message 41: by Harold (new)

Harold Kasselman | 17650 comments Brina, I ordered my Cubs baseball cap today from them MLB shop in time for the WS.


message 42: by Brina (new)

Brina | 8144 comments Mod
After the SI jinx? Oh no. By the way I love the line at the end of the chapter "by some measure a team of Scott Hattebergs is the best team in baseball."


message 43: by Lance (new)

Lance (sportsbookguy) | 12620 comments Mod
Or how a team of 9 Scott Hattebergs will outscore the Yankees. That was a good chapter.


message 44: by Brina (new)

Brina | 8144 comments Mod
I also enjoyed his work ethnic to learn a new position. And I like the thought that best players make the worst managers. The best managers imho- catchers.


message 45: by [deleted user] (new)

Lance wrote: "Just finished the chapter on Scott Hatteberg. I was surprised at his stats with the Red Sox...they really weren't that bad. Also, I found the comments on Jim Rice's coaching interesting because it ..."

Perhaps the problem (among others, such as a personality disorder) with the great Barry Bonds experiment that just ended.


message 46: by Ashley Marie (new)

Ashley Marie  | 1457 comments Brina wrote: "I also enjoyed his work ethnic to learn a new position. And I like the thought that best players make the worst managers. The best managers imho- catchers."

A case could be made against Ausmus, but for all I know he's an outlier. ;)


message 47: by [deleted user] (new)

Lance wrote: "Or how a team of 9 Scott Hattebergs will outscore the Yankees. That was a good chapter."

I believe the author and possibly Beane got a little carried away with their view of their own brilliance at times, though. Yeah, Hatteberg had a very good OBP, but he had a little help with the team winning by traditional guys named Tejada and Chavez who the book gives very little credit to.

I remember Hatteberg with the Reds for 3 seasons and he did essentially the same as he did with the A's and was viewed as a below-mediocre corner infielder on a very below-mediocre team.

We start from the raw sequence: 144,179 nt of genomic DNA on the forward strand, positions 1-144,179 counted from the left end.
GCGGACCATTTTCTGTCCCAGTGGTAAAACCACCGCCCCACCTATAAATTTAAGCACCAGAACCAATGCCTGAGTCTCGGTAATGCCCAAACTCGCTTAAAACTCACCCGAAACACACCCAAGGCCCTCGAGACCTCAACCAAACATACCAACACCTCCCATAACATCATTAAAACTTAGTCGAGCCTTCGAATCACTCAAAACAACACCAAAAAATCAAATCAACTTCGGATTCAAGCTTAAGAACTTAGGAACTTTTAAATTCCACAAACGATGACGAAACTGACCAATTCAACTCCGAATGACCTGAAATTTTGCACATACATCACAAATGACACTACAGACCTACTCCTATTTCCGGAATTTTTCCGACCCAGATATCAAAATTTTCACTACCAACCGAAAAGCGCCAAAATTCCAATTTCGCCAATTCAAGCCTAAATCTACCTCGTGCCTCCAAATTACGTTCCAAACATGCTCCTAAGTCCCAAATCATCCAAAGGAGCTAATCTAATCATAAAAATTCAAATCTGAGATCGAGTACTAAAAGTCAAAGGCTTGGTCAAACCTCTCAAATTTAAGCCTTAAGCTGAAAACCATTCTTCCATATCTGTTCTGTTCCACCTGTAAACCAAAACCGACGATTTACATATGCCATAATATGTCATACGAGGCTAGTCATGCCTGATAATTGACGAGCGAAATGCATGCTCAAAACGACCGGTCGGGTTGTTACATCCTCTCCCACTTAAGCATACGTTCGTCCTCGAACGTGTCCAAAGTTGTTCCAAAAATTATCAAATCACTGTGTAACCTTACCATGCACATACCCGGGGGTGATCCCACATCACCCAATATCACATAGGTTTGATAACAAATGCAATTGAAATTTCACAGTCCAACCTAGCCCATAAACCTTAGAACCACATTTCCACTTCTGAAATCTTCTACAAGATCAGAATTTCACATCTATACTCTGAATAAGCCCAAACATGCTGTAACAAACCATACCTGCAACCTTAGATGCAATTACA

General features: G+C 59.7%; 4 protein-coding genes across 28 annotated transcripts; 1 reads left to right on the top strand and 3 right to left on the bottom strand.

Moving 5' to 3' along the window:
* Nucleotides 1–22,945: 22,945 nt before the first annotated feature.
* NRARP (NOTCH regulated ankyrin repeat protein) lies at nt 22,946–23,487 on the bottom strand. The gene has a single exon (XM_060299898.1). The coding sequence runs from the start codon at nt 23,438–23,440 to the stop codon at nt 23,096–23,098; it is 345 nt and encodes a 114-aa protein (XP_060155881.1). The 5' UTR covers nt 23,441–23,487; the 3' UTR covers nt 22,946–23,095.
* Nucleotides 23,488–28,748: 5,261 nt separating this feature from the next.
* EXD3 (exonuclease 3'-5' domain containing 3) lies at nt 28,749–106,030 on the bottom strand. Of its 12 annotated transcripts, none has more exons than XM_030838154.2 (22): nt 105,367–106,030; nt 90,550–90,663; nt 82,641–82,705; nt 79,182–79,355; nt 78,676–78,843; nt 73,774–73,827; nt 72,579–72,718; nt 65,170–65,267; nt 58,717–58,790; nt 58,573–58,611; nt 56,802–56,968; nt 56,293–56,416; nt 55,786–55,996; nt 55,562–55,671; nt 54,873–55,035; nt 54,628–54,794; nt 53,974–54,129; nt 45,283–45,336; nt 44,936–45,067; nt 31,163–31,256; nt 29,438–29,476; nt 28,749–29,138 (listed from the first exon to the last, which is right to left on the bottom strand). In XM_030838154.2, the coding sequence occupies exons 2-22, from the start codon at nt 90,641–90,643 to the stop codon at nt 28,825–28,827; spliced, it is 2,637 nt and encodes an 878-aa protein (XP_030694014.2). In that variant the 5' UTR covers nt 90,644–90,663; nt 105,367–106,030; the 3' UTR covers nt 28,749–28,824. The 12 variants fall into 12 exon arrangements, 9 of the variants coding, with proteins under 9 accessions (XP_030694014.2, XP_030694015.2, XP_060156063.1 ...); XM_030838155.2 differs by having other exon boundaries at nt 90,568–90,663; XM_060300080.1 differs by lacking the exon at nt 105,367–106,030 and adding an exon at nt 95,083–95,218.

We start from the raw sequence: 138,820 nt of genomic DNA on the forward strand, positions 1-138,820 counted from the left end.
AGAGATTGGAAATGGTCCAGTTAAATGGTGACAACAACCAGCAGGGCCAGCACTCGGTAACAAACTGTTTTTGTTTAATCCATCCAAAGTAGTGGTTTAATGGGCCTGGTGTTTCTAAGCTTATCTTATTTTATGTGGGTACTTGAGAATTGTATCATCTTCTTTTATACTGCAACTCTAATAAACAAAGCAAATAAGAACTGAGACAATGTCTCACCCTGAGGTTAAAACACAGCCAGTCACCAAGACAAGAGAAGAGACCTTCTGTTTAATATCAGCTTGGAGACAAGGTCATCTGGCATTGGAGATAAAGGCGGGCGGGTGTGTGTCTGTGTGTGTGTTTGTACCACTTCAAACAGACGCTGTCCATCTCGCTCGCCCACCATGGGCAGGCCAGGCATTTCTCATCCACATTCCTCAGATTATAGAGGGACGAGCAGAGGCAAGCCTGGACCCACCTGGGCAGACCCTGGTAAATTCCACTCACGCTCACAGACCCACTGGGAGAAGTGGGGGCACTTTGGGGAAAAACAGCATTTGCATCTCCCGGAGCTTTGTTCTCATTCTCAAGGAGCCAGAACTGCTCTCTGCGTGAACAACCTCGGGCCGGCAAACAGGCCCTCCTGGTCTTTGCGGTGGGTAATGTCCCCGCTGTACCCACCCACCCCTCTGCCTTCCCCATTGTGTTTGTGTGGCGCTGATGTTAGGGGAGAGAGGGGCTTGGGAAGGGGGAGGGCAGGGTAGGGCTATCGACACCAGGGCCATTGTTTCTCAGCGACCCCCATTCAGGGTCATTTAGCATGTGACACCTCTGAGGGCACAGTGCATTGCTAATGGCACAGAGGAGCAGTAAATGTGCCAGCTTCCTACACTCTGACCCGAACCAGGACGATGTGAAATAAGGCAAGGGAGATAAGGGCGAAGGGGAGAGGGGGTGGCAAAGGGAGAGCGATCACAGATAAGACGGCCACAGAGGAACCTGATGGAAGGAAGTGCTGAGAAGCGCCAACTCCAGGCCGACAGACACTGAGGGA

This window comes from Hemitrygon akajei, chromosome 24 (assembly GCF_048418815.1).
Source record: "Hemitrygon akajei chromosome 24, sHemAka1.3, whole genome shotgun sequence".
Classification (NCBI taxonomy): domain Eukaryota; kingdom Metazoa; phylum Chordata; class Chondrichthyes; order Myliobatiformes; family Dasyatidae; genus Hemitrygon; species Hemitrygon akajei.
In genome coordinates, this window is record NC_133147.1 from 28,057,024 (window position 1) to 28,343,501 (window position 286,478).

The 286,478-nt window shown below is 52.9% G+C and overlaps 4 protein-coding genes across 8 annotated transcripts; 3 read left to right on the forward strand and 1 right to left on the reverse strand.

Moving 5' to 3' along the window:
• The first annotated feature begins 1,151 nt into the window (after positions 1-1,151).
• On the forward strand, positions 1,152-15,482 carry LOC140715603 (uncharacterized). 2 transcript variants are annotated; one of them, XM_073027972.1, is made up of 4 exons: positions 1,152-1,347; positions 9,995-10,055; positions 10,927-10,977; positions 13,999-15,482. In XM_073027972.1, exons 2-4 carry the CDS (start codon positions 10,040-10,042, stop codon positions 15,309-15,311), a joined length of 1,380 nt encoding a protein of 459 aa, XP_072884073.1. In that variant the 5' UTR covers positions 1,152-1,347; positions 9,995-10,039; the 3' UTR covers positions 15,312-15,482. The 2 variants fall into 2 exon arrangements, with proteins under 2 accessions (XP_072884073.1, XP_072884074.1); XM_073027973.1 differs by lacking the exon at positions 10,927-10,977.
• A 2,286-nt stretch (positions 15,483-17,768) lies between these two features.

message 48: by Brina (new)

Brina | 8144 comments Mod
Not that I think of it, Tejada and Chavez were called "Me" players who swung for the fences when they were supposed to take a walk. Not to mention giving little credit to the starting staff. On a team like the Reds, Hatteberg's weaknesses would be more obvious.


message 49: by Brina (new)

Brina | 8144 comments Mod
*Now


message 50: by Mike (new)

Mike Kennedy (mpkennedy3) | 6 comments I think Beane's greatest strength was his ability to adapt and take advantage of the inequities in the market. I don't think he was a big sabermetrics guys, as much as he was able to see he could sign guys with statistical advantages in areas that were undervalued. Basically, since everyone wanted home run hitters, he could get guys who excel in on base percentage cheap. This allowed him to assemble a better team overall. It also helped he had great young pitching.

As far as the playoff, or lack there of, success, I am a firm believer that the best team doesn't always win in the playoffs. Every team hits hot and cold streaks. Look no further than the Cubs this year. They had a stretch of about 30 games where they played sub .500 ball. It is all about being hot at the right time, and getting a couple of breaks.